Is Microsoft’s Surface RT tablet a good fit for business?

Microsoft’s Windows 8 Surface tablets appear to be selling well. But are the new devices a good fit for companies to issue or support under a BYOD program? 

On October 22, Microsoft announced that it had sold out all of the pre-launch supplies of Surface RT, the version of the company’s upcoming Windows 8 tablets that uses an ARM processor. The devices will still be available on October 26 at the company’s retail locations.

The cheapest Surface RT tablet, priced at $499 and featuring 32 GB of storage and no attachable keyboard, sold out first, followed by the versions that ship with a cover that doubles as a keyboard, priced at $599 and $699 for 32 GB and 64 GB.

Of course, it’s hard to tell exactly what that means since Microsoft hasn’t revealed how many devices were available for pre-order. But the sell-out does suggest at least some level of interest in Windows 8 tablets.

So the question for IT managers is: Do Microsoft’s Surface tablets make a better option for their company’s users and IT department?

Some say yes, in part because organizations are already used to supporting Windows devices and Microsoft has long been the go-to choice for corporate-friendly platforms. In fact, 48% of IT managers say their company plans to choose Microsoft mobile devices as their standard platforms, according to a recent survey from ThinkEquity financial analyst Yun Kim. That was up from 44% in the same survey three months earlier.

In comparison, 8% said they would standardize around Android devices, while 14% were choosing iOS.

For the 100 IT managers surveyed, a big factor for choosing Microsoft’s Surface tablets and Windows Phone devices is their support of the ubiquitous Office productivity suite. Windows 8 tablets will also be able to run other legacy apps companies may used to, and offer stronger security features than most other tablets.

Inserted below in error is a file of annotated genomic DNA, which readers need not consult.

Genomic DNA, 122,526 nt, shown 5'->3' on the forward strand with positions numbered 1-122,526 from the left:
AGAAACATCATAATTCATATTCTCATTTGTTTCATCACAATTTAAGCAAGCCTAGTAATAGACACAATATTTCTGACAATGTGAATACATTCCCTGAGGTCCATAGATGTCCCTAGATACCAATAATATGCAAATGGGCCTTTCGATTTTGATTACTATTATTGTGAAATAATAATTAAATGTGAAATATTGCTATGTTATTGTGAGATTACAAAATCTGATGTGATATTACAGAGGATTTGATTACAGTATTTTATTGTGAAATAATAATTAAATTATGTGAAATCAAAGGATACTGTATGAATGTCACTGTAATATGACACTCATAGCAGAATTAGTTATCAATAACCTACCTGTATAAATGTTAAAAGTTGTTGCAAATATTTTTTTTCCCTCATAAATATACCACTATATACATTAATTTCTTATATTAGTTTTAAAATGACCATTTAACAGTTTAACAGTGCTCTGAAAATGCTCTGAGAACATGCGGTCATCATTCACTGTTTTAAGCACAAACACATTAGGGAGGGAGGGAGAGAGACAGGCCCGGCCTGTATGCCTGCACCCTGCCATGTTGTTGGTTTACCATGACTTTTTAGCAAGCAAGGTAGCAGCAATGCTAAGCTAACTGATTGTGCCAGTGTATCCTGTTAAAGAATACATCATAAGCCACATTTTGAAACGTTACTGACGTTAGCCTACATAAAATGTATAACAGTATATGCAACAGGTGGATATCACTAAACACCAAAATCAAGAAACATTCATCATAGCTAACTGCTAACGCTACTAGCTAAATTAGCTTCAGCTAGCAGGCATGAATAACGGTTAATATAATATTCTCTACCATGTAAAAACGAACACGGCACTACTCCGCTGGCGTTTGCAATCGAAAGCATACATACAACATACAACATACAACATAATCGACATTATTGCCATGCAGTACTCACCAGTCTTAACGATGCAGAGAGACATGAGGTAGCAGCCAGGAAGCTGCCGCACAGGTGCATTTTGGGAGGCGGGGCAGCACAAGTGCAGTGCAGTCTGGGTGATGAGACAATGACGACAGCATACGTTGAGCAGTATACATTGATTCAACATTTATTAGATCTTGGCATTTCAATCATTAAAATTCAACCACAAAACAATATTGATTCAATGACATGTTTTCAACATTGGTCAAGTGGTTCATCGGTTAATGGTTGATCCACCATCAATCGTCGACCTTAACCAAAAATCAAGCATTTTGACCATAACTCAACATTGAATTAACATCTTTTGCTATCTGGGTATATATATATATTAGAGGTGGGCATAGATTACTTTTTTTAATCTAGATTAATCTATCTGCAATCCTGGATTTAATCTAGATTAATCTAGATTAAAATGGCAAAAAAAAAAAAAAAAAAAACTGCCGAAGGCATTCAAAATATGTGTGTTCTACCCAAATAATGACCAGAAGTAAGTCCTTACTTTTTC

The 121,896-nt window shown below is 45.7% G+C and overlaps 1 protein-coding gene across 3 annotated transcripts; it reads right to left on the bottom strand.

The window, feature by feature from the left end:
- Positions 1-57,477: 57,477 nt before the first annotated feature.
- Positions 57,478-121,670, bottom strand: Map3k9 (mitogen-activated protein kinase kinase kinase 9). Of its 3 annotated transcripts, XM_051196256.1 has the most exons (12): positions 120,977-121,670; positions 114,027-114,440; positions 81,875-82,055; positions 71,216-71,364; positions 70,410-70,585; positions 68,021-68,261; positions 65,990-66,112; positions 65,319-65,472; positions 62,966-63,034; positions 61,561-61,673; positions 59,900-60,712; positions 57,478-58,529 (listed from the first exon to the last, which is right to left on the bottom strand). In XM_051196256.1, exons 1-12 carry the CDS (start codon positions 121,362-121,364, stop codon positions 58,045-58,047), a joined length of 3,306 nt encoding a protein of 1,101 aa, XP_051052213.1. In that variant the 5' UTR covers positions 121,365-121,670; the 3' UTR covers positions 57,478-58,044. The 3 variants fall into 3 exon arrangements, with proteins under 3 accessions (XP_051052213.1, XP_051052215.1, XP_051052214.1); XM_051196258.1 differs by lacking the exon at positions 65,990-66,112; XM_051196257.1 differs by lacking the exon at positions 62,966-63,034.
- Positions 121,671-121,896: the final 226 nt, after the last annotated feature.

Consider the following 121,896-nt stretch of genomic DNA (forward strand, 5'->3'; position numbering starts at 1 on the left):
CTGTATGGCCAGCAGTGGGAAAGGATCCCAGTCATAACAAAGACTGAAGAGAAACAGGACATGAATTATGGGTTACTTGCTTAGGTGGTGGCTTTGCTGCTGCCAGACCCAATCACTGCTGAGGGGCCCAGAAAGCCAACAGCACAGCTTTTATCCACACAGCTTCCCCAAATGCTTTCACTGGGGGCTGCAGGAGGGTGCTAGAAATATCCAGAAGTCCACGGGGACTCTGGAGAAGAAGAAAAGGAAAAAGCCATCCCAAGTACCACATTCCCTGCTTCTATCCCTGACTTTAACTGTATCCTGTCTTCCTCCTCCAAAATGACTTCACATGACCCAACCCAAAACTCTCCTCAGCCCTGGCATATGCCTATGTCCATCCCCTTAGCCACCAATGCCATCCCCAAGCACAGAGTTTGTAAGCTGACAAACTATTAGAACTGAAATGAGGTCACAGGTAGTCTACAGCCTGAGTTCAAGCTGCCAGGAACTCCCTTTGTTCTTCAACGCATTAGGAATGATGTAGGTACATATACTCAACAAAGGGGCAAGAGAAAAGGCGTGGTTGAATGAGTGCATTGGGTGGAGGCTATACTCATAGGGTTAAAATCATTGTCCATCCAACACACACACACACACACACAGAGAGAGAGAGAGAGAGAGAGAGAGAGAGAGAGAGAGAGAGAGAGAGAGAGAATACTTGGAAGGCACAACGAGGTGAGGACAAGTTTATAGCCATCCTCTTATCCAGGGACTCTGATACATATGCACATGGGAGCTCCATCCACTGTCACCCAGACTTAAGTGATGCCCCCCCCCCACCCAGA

Why IT may avoid the Surface RT

However, some experts warn there are drawbacks to running the Surface RT in the enterprise and suggest that businesses wait for the Surface with Windows 8 Pro or choose a different platform. Microsoft hasn’t announced when the Surface with Windows 8 Pro, which will be powered by an Intel processor, will be released or how much in will cost.

Some of the downsides of Windows RT in the enterprise:

  • Fewer apps — The Surface RT can only run apps from the Windows 8 store, whereas the Surface with Windows 8 Pro will be able to run Windows 7 and Vista legacy apps. That may be an especially big deal, because right now the Windows 8 app store has just 4,000 apps (with 100,000 promised by January), which is significantly less than the number of apps available for iOS (700,000) and Android (600,000).
  • No Active Directory — One benefit of using a Microsoft tablet is that they will more easily integrate with organizations’ current Windows environments. However, only the Surface with Windows 8 Pro will be able to connect to Active Directory domains, taking away one significant advantage from the Surface RT.
  • No commercial use of Office — Another sign that the Surface RT tablets are designed more for personal than business use: The versions of Office they come installed with are the Home & Student versions. To allow for legal commercial use, businesses must pay for a standard Office 2013 license.